From the golden neck rings of Burma to undergoing surgery in order to alter one’s physical appearance, the aim to attain ideal beauty has existed for as long as the concept itself. The definition of beauty is elusive, and what is considered beautiful differs from culture to culture. Yet, recognizing and defining aesthetic perfection is ever present. Internationally televised beauty pageants, advertisements across all mediums, and compilation lists of “100 Most” continue to reflect and determine physical attractiveness on a worldwide scale demonstrating that ideal beauty, after all, is a reflection of one’s culture. Yet, what can be made of a list that does not reflect public opinion but represents modern ideal beauty inclusive of all cultures? What can be inferred from the fact that three Korean performers placed within the top 50?
Representing over 20 countries and based on millions of suggestions, The Independent Critics List of the 100 Most Beautiful Faces is an international list that claims to represent ideal modern beauty based on aesthetic perfection as well as other attributes that define beauty such as grace, joy, elegance and promise. From Harry Potter film series actress, Emma Watson, to YouTube video blogger, Natalie Tran, TC Candler’s 22nd annual list for 2011 embodies many cultures, lifestyles, professions and levels of fame with the sole intention to inform the public opinion rather than reflect it. Those that place aren’t ranked by their level of sexual appeal or how famous they are, but by a combination of many qualities that make up their individual beauty.
Climbing from 18th place in 2010, Korean actress and model Song Hye-kyo ranked 5th while Korean actress and model Go Ara (12th place) and K-pop Idol Jessica Jung (45th place) fell within the top 50. Making up three out of the eight candidates representing East Asia, one may say that they’ve managed to place so highly only because of their Western-like traits or their “exotic” appeal. Their “almond-shaped” yet large and well-defined eyes, their full lips, high cheekbones, small noses and long, cascading hair are physical features belonging to stereotypes of East Asian women—the fragile “China Doll” or mysterious “Dragon Lady”. Yet, aren’t these traits also admired in Korea as well as other East Asian countries?
Having emerged from Korean slang “eoljjang”/”ulzzang” (meaning “best face” or “good-looking”), this has become a term, in the English lexicon, describing those who follow a popular beauty trend originating from Korea. With this look, the illusion of large and well-defined eyes is achieved by eye-lid glue or tape creating a double-lid. Also, circle contact lenses (that enlarge the appearance of the pupil), fake lashes and make-up enhance and change the shape and size of the eye. A slender face, porcelain skin, and delicate nose also characterize this look. Although Ulzzang is an extravagant trend, it is based on the concept of beauty in Korea (large eyes, small noses, and flawless skin) that is also reflected in K-pop. Idols like KARA’s Goo Hara, SNSD’s YooNa, T-Ara’s Hyomin and actress Ku Hye Sun all share the same traits typical to the popular Korean beauty trend—natural, enhanced by makeup or attained through surgery.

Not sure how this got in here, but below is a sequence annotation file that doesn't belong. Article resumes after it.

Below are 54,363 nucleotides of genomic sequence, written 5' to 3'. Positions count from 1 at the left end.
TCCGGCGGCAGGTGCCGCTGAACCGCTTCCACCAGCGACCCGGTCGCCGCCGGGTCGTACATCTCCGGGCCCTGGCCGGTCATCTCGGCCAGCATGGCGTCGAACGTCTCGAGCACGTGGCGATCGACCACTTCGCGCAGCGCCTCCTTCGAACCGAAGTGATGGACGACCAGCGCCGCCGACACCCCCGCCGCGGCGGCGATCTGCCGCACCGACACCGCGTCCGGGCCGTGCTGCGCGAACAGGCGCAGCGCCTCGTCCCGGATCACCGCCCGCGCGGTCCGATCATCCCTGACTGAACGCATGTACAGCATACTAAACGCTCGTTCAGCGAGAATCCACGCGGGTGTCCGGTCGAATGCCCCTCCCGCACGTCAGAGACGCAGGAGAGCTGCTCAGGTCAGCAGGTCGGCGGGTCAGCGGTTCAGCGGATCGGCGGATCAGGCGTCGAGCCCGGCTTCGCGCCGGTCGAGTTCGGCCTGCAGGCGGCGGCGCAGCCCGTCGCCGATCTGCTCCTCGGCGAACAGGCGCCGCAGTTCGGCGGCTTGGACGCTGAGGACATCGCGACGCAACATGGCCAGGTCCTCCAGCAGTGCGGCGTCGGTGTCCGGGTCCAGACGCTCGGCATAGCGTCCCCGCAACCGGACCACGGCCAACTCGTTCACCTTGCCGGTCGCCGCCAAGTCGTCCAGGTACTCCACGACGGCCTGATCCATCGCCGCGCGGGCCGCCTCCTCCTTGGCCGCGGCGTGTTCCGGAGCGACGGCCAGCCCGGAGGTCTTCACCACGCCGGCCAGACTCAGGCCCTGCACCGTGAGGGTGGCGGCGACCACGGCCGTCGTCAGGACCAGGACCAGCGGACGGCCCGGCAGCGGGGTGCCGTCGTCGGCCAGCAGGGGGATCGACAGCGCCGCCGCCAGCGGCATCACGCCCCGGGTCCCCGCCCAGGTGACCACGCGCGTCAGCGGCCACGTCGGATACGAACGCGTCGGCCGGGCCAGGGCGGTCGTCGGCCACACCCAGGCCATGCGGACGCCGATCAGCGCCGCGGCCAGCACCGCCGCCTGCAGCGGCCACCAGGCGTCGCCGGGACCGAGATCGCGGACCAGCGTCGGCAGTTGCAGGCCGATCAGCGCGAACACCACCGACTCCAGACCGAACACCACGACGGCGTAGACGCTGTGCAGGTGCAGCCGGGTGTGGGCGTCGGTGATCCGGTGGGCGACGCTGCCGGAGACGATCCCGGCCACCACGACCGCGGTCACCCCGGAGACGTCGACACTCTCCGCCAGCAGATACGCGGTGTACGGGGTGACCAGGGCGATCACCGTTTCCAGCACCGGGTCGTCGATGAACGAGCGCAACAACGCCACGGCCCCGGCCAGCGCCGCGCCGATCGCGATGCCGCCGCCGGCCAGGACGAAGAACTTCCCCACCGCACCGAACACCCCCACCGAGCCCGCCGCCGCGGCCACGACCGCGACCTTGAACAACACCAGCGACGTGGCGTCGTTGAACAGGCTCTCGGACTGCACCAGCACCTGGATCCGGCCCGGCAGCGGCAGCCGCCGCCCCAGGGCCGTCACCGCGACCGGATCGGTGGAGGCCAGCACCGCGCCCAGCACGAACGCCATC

With Song Hye-kyo, Go Ara and Jessica, their beauty is also a reflection of their culture. Yet, well-proportioned physical features, flawless skin and long hair are simply aesthetic beauty. Go Ara’s penetrating gaze is expressive and full of integrity making her one of the most sought for models in Korea with a promising acting career on an international level. Jessica Jung’s poise and powerful presence has both gained her the nickname “Ice Princess” in SNSD as well as being one of the nine members signed to SM Entertainment with the role of main vocalist and supporting dancer. Song Hye-kyo’s elegance coupled with her capacity to exude a range of emotions has lead her to work with well-renowned fashion photographers like Peter Lindbergh, Helena Christensen and Jean-Francois Carly and, over a 5 year span, create a 420 page photo book entitled “Moment” composed of photographs taken in the world’s greatest cities like Paris, Geneva and Buenos Aires. It’s these attributes along with physical attractiveness that has gained them popularity within Korea and made them representatives of their culture on a worldwide list.
Beauty trends in South Korea are no different from those in the US or any other country. They are merely the extensions of a culture’s concept of beauty, which changes from region to region yet exist within each of them. Hair extensions, eye-lid glue, and implants serve the same purpose as a golden ring added on every year following a Padaung girl’s fifth birthday, which is to attain the idea of beauty through means that portrays gracefulness, virtue, youth, or fertility; to capture something so elusive, yet eternal and undeniably powerful.(Soompi, TC Candler, Coolspotters, Korea.com, Drama Beans, Hancinema)